About 66 wheelchair attendants and baggage handlers walked off their jobs at Denver International Airport on Tuesday in a dispute over workplace and safety issues.

The employees – all contract workers with Prospect Airport Services – say they’ve been unable to get management to respond to a variety of health and safety issues, including the handling of guns brought to the airport by passengers.

One of the striking workers, Garhett Smith, said that when a passenger declares having a weapon in their baggage, it is the employee’s job to take that bag to a scanner to ensure that the weapon is not loaded.

“They don’t train us how to handle these items and also give us the bare minimum on how to do the process,” Smith said.

A spokesperson for Prospect could not be reached for comment. A DIA spokesman said airport officials were aware of the work stoppage.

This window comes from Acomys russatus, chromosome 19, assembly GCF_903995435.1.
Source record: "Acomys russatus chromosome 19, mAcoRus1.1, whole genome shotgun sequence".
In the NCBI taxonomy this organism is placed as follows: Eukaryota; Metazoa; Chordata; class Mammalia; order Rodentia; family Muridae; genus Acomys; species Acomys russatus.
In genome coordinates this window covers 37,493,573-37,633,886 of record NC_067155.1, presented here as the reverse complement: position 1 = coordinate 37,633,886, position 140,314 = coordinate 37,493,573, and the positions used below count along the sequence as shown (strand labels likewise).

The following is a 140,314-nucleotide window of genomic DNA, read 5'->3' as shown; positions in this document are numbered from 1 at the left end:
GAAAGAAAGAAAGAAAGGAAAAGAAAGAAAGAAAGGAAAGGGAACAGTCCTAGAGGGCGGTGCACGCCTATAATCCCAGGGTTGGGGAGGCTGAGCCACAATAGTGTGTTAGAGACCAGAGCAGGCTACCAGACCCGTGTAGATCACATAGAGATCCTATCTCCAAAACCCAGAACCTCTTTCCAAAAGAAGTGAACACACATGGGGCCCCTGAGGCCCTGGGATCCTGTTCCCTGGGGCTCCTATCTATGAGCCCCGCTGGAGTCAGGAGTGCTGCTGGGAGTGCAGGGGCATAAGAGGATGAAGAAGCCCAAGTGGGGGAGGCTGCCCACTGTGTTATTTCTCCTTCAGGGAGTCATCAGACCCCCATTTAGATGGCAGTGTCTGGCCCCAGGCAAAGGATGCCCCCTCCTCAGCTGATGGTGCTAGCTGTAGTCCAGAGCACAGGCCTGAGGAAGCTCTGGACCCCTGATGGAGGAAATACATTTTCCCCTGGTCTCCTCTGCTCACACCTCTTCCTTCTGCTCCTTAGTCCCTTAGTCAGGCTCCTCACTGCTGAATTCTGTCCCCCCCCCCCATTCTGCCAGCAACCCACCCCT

"At this time, airlines and the airport are not experiencing any operational impacts due to this event," DIA spokesman Alex Renteria said in an email. 

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David Fernandez, a spokesman for Service Employees International Union Local 105, said the strike also involves issues such as employees having to assist multiple wheelchair passengers at once and hauling oversized luggage without safety belts. They also complained about cockroaches in an employee breakroom.

SEIU Local 105 is working with the striking employees at DIA but does not formally represent them.

The workers primarily serve Southwest, Frontier and Delta airlines.

The striking employees drew support from Denver at-large City Councilwoman Robin Kniech, who send out a Twitter message that read, “Going on strike is never done lightly, today baggage handlers & wheelchair attendants made that tough decision due to lack of vacation/sick time/training, inconsistent wages/scheduling, unfair discipline. I stand in solidarity with them. Airport jobs should be good jobs.”

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